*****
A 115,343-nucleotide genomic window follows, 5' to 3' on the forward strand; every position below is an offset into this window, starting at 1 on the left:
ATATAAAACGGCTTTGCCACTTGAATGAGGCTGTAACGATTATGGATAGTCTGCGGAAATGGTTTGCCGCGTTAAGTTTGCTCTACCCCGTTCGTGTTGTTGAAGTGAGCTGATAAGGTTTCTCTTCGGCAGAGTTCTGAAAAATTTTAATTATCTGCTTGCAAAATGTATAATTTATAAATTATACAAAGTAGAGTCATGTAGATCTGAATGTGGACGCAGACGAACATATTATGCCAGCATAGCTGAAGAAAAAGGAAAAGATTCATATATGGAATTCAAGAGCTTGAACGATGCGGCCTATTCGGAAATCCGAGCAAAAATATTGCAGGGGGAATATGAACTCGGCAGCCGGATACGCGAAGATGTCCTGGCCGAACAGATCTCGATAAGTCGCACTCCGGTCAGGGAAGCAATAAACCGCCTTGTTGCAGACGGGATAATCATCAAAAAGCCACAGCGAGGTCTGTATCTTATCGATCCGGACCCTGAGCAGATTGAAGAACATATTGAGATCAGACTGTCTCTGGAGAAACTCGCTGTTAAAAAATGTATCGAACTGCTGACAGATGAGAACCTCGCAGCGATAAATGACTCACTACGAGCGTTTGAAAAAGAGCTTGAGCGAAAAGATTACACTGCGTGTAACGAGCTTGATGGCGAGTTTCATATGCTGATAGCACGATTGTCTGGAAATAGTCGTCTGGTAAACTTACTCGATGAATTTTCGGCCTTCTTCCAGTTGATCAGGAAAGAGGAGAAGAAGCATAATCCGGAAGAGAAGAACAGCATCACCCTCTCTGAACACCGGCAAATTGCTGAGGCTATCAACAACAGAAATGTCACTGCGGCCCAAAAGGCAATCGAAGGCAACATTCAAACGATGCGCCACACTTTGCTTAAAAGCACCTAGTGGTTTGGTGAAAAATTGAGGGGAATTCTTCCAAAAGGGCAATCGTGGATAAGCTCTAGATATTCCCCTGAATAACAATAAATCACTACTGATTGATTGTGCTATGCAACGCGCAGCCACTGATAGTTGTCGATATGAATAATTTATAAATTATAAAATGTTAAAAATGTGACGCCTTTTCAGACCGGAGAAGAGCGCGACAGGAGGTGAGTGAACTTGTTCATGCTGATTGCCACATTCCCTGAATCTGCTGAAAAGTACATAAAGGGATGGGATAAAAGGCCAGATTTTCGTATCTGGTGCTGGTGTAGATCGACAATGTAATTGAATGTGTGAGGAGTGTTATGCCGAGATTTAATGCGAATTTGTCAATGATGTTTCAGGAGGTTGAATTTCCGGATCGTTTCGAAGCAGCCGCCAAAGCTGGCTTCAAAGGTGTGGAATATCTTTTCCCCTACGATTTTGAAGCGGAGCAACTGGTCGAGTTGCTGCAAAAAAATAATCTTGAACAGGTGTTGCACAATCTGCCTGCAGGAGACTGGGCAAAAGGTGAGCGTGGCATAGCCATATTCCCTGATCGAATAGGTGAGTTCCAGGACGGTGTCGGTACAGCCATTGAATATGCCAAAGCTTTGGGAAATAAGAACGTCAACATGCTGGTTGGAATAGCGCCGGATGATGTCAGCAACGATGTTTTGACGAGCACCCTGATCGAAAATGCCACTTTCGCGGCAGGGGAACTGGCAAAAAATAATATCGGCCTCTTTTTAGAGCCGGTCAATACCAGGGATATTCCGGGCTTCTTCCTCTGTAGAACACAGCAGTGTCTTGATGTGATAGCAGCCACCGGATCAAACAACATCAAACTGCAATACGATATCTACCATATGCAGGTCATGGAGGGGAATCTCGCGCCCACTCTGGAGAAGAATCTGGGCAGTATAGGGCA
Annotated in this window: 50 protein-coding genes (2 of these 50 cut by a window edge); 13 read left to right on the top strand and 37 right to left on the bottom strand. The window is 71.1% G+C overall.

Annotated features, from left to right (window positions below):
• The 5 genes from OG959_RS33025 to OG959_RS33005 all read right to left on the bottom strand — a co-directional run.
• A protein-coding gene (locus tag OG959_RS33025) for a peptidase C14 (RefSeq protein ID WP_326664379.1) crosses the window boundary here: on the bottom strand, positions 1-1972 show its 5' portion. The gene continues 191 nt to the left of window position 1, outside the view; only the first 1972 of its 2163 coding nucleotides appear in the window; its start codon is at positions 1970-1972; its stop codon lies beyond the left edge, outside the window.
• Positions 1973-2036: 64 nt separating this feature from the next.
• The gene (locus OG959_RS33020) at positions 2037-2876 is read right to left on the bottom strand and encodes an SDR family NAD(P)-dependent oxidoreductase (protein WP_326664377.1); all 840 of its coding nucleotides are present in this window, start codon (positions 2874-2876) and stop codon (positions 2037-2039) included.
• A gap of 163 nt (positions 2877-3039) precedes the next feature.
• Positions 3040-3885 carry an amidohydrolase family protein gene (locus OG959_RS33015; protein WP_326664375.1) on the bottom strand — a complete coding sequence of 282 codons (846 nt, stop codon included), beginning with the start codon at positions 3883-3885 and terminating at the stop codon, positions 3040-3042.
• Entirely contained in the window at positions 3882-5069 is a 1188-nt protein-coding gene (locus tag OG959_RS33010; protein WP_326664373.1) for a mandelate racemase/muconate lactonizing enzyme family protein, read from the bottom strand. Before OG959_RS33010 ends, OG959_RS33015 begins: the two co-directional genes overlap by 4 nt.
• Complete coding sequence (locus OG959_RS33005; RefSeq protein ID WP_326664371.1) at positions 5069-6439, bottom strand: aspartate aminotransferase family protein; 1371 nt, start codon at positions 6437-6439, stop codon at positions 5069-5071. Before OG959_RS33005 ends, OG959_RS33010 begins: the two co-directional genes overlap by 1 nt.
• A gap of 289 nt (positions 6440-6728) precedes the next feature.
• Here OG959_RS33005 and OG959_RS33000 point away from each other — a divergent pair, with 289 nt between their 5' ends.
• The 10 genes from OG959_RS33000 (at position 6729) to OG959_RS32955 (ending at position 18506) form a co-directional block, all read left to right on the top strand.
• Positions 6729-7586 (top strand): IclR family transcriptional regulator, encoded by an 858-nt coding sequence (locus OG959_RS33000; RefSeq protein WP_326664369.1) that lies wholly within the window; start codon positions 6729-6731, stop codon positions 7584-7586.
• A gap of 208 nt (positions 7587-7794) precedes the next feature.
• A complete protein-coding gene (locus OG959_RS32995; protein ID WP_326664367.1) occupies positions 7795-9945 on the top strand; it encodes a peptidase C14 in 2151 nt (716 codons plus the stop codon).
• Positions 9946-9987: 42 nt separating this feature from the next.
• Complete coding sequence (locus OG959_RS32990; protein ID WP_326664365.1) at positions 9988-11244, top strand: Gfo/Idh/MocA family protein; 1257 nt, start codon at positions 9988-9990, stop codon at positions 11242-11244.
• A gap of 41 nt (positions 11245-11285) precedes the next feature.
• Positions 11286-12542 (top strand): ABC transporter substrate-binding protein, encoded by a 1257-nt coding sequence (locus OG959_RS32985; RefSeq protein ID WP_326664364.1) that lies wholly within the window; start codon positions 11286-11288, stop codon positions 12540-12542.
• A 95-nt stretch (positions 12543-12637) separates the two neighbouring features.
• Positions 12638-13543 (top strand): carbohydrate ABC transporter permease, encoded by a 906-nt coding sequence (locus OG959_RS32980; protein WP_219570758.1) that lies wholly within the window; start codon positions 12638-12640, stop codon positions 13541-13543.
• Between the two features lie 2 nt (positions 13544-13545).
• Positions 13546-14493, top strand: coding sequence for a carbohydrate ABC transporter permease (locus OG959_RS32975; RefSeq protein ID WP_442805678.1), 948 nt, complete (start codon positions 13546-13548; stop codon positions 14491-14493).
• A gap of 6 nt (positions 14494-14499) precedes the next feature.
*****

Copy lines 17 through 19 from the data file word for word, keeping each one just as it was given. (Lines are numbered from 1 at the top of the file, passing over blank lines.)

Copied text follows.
• A gap of 208 nt (positions 7587-7794) precedes the next feature.
• A complete protein-coding gene (locus OG959_RS32995; protein ID WP_326664367.1) occupies positions 7795-9945 on the top strand; it encodes a peptidase C14 in 2151 nt (716 codons plus the stop codon).
• Positions 9946-9987: 42 nt separating this feature from the next.